BMMA cheering black womenWhat can any of us do to address the horrifying fact that Black women in the U.S. are more than three times as likely to die in childbirth and face much higher pregnancy-related complications than white women?

Listen to Black women. And trust Black women.

“We need to do things differently as it relates to public health and medicine,” said Angela Doyinsola Aina, co-founder and executive director of the Black Mamas Matter Alliance, during the Monday afternoon Annual Meeting session, “Black Mamas Matter: Mistreatment and Violence Against Birthing Persons.”

She pointed out that maternal mortality has been steadily increasing in the U.S. since the 1990s, and the disparity in maternal morbidity and mortality between Black and white women continues to widen.

The session took a close look at the need to address obstetric violence, which includes forced medical intervention and dehumanizing or rude treatment. All session presenters are members of the Atlanta-based Black Mamas Matter Alliance, which works to change policy, advance care for black mothers, cultivate research to improve Black maternal health, and “redirect and reframe the conversation on Black maternal health and amplify the voices of Black mamas.”

Breana LipscombPresenter Breana Lipscomb of the Center for Reproductive Rights explained how obstetric violence can manifest via disregard for a woman’s needs and pain, denial of treatment during childbirth, unnecessary use of medication and coerced medical interventions, among others. In 2019, the alliance submitted recommendations to an international panel on addressing mistreatment and violence against people seeking birth services.

Among the recommendations: recognize poverty is a key factor in violations during childbirth; promote human rights-based education on respectful maternity care; and fund and support doulas, community workers and other paraprofessionals who promote respectful care during birth.

Inas MadhiInas Madhi, a birth equity research and training scholar, told attendees about the importance of providing trauma-informed care for Black sexual abuse survivors. The barriers to doing so are numerous.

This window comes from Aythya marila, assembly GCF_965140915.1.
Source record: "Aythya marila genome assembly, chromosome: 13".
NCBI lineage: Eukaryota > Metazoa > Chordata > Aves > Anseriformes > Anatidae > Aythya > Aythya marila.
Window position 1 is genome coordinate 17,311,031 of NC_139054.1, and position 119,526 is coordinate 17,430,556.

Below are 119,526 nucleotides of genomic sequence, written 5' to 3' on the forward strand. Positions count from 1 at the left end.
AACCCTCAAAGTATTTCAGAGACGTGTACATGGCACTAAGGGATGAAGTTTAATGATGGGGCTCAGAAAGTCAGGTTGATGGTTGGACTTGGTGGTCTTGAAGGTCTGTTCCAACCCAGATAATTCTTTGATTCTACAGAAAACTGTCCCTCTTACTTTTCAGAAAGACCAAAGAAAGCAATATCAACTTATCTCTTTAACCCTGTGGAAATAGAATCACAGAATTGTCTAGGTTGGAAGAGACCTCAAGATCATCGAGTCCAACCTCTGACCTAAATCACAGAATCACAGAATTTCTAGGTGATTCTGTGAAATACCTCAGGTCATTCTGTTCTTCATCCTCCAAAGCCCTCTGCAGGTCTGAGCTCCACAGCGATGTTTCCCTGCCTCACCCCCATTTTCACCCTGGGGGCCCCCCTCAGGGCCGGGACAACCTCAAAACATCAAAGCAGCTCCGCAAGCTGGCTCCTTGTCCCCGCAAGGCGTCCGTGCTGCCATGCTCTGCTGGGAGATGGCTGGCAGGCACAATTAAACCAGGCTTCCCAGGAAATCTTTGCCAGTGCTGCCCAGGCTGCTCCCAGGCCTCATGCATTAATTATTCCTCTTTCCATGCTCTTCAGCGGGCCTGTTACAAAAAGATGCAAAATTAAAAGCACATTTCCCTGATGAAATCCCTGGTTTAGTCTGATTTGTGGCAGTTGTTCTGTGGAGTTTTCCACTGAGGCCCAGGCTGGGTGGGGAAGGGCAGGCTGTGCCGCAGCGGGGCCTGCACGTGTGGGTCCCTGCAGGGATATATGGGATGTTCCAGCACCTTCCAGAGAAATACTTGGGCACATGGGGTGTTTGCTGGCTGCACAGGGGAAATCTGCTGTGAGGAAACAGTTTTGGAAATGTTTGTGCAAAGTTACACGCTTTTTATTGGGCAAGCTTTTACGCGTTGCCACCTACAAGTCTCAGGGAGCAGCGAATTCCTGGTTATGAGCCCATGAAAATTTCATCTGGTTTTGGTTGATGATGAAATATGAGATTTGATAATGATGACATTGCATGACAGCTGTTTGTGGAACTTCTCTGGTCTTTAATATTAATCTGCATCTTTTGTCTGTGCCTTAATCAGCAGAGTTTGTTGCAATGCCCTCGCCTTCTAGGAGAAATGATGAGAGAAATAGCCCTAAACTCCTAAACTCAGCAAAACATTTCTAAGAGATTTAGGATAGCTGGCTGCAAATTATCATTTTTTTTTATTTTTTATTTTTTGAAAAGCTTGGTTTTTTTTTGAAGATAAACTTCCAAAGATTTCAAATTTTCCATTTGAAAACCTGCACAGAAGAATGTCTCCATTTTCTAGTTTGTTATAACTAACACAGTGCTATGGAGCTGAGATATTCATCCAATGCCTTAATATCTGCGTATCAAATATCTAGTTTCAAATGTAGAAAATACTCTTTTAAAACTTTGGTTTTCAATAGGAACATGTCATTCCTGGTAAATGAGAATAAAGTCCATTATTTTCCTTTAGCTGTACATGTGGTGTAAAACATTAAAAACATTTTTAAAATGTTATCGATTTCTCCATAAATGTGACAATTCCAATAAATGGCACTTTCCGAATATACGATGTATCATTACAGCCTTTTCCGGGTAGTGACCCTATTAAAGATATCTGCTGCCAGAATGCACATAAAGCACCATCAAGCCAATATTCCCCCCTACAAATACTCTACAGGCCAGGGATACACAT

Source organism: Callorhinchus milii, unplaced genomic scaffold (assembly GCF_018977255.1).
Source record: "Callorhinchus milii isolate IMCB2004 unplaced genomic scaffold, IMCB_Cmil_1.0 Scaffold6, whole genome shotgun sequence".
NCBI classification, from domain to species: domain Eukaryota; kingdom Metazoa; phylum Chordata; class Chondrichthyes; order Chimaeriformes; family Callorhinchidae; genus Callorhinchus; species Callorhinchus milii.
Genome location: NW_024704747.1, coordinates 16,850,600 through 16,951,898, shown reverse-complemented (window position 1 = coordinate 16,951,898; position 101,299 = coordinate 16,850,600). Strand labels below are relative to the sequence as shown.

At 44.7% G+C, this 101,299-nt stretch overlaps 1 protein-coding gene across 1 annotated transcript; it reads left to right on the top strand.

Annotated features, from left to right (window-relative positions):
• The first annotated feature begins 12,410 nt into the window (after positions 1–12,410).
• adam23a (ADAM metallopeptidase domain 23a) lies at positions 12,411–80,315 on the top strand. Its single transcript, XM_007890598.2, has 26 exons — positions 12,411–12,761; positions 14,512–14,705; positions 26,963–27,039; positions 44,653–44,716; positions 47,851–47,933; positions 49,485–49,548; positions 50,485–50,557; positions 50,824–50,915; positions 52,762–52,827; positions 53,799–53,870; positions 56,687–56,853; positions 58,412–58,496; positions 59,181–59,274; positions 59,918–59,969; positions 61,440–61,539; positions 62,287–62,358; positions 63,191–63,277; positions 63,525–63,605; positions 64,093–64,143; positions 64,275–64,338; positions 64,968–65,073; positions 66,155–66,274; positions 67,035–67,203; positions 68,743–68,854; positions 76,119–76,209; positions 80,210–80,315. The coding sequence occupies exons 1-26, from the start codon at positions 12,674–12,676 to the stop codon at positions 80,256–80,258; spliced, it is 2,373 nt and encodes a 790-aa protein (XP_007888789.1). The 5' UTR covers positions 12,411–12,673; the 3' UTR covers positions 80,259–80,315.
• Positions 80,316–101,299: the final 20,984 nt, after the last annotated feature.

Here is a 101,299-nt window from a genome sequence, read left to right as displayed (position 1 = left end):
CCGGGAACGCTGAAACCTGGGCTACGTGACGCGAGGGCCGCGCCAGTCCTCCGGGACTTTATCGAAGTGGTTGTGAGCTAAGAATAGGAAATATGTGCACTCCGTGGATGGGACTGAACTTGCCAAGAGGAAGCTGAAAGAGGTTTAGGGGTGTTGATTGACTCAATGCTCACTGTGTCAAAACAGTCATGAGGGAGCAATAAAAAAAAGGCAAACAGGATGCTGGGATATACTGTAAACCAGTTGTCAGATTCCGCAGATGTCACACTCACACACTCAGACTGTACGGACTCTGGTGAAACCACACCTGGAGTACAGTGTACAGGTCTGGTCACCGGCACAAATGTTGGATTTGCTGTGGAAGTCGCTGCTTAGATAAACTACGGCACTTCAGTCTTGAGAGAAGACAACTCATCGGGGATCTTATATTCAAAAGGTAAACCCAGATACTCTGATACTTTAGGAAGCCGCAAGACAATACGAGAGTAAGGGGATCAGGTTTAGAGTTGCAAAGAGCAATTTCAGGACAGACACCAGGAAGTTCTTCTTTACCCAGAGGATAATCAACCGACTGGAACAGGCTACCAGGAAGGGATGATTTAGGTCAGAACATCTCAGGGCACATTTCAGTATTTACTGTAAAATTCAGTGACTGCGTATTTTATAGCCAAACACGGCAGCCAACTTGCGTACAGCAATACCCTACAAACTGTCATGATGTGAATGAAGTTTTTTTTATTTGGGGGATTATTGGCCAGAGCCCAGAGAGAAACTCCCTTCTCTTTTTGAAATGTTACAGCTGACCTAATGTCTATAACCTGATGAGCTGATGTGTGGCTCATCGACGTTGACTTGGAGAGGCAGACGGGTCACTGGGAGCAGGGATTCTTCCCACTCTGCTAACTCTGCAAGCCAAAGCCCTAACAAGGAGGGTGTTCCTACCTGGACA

“There is always the narrative of how Black women show up in care settings,” Madhi said. “The idea that Black women are aggressive, that Black women want to be in control, that they are combative, that they are not interested in going along with care recommendations."

Not only can we all work to dismantle those harmful stereotypes, we can also work together to help overcome barriers to respectful reproductive care, said Sayida Peprah, a clinical psychologist and doula who highlighted the Battling Over Birth survey, a 2016 look into the experiences of 100 women in California who described difficulties.

“Overall, most of the women reported that birth felt like a battle to them, that it was a fight somehow,” Peprah said. “There were a lot of barriers.”

Those included being reprimanded for pushing. One teen mom had her leg slapped repeatedly by a nurse for trying to push during birth because the doctor was not yet in the birthing room.

“We need to provide culturally relevant trauma-informed care disentangled from racist beliefs,” said Peprah, who advocates for improved access to doulas who can provide supportive care to women. Research has shown doula care can lead to decreased C-section rates, increased breastfeeding and other improved outcomes.

And when the COVID-19 pandemic suddenly shut down doulas’ access to women’s birthing rooms in hospitals, Black Women Birthing Justice, Diversity Uplifts Inc., and Frontline Doulas came up with a hotline program that links women with doulas via phone.

“One of the things that Black women would say we are known best for is that we can make the best out of very minimal,” Peprah said. “We’ve had to do it for the hundreds of years we’ve been in this country.”

Keep up with the Black Mamas Matter Alliance and support their reproductive justice work by signing up for their newsletter and checking out their resources posted at Catch Aina's presentation on intimate partner violence and Black women's reproductive and maternal health outcomes during the Tuesday Annual Meeting session 4268, "Utilizing Black Feminism & Reproductive Justice to Address Intimate Partner Violence for African American Women," from 5-6:30 p.m. MT

Photos, from top: Black Mamas Matter Alliance during a pre-pandemic gathering, Breana Lipscomb and Inas Madhi.